This is my second Japanese sports day, but surely my first “traditional” one, which is to say, the sports day which is a product of an entire body of students at one of the most prestigious high schools in the prefecture:
J-pop blaring, multi-dozen hundred meter relays, shirtless boys holding each other up like men riding on horseback lunging for each other’s hats, groups of students charging to grab tug-of-war sticks and pull them back to their own sides, a ten-minute club march with every person clad in full kendo/swimming/mountain climbing/tennis playing gear, a fully coordinated short-skirt dance-team cheering to the High School Musical theme song and spelling the name of my school with their pompoms while the gymnastics team tumbles to-and-fro. Ceremony, oh god the ceremony, opening, closing, awards… but barely a time mentioned, and less made of the competition than of the teamwork: together you are everything. There is barely condition for what to make of the individual. Would the boundaries that maintain our physical shapes break down and render us goo were we to disband? It is hard to say, but I am erring on the side of “probably, I guess.” The sights and sound dash asunder any concept of togetherness or unity I ever could have conceived of as a member of American public high school.
I ran in the 100m relay with a “teacher’s team” made up of those of us who still feel spry enough in our age to sprint around a track for the amusement of a thousand teenagers. All I remember of my half-track jaunt was taking off with the baton, hoping I didn’t fall down, watching my shoes stomp off the ground as I rounded the outside of the track, and the doppler effect of young girls screaming eeeeyaaaAAAAaaa!!!, then handing the baton off again. Today my legs hurt, but the (male) gym teacher has now gone from a predominant casual indifference at my presence to a recent summons of one of my English-speaking co-teachers so that she could translate his remarks about me: I am so cool, so handsome, and how do they handle the conventions of Jr., Sr., the third, the fourth, etc. in American naming procedures?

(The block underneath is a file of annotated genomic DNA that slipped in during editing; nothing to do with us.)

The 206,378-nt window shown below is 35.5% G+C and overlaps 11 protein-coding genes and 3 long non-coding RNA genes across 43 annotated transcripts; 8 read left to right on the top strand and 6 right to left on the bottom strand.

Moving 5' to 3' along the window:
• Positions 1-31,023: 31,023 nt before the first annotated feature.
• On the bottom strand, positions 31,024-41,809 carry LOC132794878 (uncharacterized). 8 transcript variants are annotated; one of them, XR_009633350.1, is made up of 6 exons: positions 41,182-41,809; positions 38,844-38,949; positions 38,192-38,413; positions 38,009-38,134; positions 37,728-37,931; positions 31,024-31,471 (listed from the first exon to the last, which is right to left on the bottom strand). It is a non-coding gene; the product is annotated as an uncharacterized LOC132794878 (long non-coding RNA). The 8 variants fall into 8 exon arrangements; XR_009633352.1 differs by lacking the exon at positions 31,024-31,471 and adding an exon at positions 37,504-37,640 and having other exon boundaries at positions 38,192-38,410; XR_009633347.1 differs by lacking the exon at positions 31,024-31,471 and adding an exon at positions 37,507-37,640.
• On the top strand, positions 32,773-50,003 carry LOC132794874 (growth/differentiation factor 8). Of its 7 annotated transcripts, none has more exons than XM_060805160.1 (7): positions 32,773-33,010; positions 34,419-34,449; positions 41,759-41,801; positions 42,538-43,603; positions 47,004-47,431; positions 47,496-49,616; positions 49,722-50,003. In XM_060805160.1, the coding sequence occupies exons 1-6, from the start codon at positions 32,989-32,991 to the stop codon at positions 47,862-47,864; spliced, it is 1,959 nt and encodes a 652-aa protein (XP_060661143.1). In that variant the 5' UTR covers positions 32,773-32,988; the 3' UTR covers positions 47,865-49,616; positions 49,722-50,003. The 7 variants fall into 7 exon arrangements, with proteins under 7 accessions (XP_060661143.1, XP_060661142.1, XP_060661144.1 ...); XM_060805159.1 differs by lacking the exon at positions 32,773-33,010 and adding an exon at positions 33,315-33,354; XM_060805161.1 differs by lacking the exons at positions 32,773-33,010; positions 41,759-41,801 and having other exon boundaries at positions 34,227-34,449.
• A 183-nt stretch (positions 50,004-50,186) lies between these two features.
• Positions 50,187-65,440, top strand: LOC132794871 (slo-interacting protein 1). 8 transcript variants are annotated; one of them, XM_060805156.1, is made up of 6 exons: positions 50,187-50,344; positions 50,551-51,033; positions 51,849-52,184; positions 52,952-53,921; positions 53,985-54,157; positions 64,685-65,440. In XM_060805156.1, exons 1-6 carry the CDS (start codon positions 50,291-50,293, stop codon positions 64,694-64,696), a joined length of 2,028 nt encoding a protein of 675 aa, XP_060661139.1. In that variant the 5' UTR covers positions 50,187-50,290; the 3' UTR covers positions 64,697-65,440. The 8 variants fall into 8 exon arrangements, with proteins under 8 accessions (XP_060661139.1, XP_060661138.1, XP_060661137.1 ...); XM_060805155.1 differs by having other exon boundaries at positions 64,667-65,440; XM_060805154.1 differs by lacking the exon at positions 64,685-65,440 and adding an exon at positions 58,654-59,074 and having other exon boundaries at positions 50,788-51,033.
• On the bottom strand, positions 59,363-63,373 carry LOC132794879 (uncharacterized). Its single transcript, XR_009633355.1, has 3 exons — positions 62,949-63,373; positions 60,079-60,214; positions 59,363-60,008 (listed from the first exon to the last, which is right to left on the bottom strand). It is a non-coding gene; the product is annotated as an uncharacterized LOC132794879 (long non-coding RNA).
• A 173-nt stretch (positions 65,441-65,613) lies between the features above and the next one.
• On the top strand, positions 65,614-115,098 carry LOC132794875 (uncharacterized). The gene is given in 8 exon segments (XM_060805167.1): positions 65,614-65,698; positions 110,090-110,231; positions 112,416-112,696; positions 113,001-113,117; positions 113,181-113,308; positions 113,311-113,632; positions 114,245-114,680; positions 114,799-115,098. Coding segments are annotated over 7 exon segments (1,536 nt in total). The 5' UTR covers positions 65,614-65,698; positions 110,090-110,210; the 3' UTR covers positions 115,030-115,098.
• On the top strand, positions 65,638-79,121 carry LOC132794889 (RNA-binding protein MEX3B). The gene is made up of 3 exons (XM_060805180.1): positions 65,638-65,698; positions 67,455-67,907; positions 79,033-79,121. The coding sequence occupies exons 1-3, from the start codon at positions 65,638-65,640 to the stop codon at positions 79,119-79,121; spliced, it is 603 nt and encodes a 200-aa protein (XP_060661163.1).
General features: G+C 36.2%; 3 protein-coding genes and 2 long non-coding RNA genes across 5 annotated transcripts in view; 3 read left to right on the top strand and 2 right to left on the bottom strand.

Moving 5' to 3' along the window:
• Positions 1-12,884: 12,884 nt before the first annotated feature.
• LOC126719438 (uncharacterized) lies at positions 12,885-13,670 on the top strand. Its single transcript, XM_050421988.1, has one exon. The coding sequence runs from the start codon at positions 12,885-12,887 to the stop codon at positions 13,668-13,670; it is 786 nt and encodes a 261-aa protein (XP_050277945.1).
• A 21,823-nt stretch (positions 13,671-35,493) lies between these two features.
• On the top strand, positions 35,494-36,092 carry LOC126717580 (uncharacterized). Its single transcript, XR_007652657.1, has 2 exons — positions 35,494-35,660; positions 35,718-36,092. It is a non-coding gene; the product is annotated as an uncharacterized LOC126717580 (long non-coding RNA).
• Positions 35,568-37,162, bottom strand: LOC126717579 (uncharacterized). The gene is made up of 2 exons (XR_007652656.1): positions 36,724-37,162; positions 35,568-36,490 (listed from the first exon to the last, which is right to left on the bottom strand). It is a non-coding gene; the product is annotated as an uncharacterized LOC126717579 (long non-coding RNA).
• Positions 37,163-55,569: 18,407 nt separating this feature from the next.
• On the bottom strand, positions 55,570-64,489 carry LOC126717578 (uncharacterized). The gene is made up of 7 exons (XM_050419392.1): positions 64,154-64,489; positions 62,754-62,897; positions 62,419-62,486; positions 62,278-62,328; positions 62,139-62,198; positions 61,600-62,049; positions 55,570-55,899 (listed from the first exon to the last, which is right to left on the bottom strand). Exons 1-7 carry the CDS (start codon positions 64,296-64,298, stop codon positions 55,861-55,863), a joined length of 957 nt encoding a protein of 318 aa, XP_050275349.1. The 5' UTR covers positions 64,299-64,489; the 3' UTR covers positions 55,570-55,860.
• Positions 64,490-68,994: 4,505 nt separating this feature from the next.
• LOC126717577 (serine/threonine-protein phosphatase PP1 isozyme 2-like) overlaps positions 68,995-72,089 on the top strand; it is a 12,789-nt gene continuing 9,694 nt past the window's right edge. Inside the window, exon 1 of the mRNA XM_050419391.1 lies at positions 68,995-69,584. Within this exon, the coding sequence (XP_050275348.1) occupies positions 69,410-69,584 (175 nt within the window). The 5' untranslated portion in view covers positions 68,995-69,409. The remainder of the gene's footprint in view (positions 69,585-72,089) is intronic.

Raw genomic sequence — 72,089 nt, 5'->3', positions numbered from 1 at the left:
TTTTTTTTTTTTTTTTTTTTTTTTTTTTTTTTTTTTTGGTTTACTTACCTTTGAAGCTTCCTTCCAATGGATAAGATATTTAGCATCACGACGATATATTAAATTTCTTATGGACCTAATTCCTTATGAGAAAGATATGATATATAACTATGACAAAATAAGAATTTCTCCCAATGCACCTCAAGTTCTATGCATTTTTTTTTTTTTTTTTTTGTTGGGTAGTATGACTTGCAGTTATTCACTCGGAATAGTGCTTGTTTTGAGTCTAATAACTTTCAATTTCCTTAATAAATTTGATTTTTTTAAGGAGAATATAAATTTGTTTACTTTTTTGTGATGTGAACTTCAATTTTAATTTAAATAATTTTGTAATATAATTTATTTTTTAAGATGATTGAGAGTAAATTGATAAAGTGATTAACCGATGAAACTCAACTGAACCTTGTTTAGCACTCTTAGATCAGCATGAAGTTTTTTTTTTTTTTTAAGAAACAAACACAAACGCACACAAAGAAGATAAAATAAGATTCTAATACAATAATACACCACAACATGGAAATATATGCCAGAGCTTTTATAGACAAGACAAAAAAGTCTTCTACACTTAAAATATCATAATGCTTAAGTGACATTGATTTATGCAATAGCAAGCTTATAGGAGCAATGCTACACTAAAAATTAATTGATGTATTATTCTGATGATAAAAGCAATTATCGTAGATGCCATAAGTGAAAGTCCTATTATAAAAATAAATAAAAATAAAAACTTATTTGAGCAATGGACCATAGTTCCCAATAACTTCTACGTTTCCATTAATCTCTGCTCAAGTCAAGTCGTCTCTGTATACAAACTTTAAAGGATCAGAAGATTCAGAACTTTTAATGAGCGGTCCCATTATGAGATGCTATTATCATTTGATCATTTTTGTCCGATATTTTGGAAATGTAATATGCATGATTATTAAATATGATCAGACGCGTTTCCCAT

My cafeterian lunchtime chopstick proficiency literally shames some of the people I eat with, who occasionally make self-deprecating remarks about their failures with them when it comes to more wet bowls of donburi. Someone said their mother used to tell them they weren’t Japanese enough cause they’d reach for a spoon (this clashes expectedly with the stereotypical genki gaijin dipshit advice doled out to everyone who is about to move to Japan with a prior support network: “better eat every single grain of rice or they’ll think you’re just another rude American!!!”). As it turns out, many people from Japan are actually people and not merely just a peculiar object of broad foreign projection. Yes, some of them walk while drinking and eat while walking or forget to leave the train when it’s gone out of service or pay with the wrong coin cause those fives and fifties can be iffy sometimes.
Independently I might turn to goo, but as a part of society, I am everything.
(Menial daily-lifery recent developments and valuable first-time-resident advice: we went to a store called Nitori (ニトリ) and bought a TV stand (delivered to our door two days later for 900 yen), a washing machine shelving unit, a coat rack, a kitchen rug, a small bedside table, a garbage can, a stewpot, a spaghetti jar, and new pot holders. It cost like 8000 yen? Do not go to IKEA. It is utterly idiotic and the goods are cheaply made and overpriced. Go to Nitori. If you don’t, basically you are a jackass.)
– The TV from Hard-Off that I bought a couple weeks ago is still awesome and used goods in this country are officially amazing,
– Japanese 360 controllers work on American systems
– I made Mabo Tofu but really thick and spicy and chunky and put it on rice and called it Mabodon and it was some delicious stuff to chomp on
– There is an enormous Category 5 “Super Typhoon” headed right for us to make landfall in the next day or two
Sometimes around dinner time, or during strange unrelated parts of my life, I remember what Triscuits taste like, and realize that despite this country’s culinary delights, you can’t ignore the fact that there ain’t a fucking Triscuit around.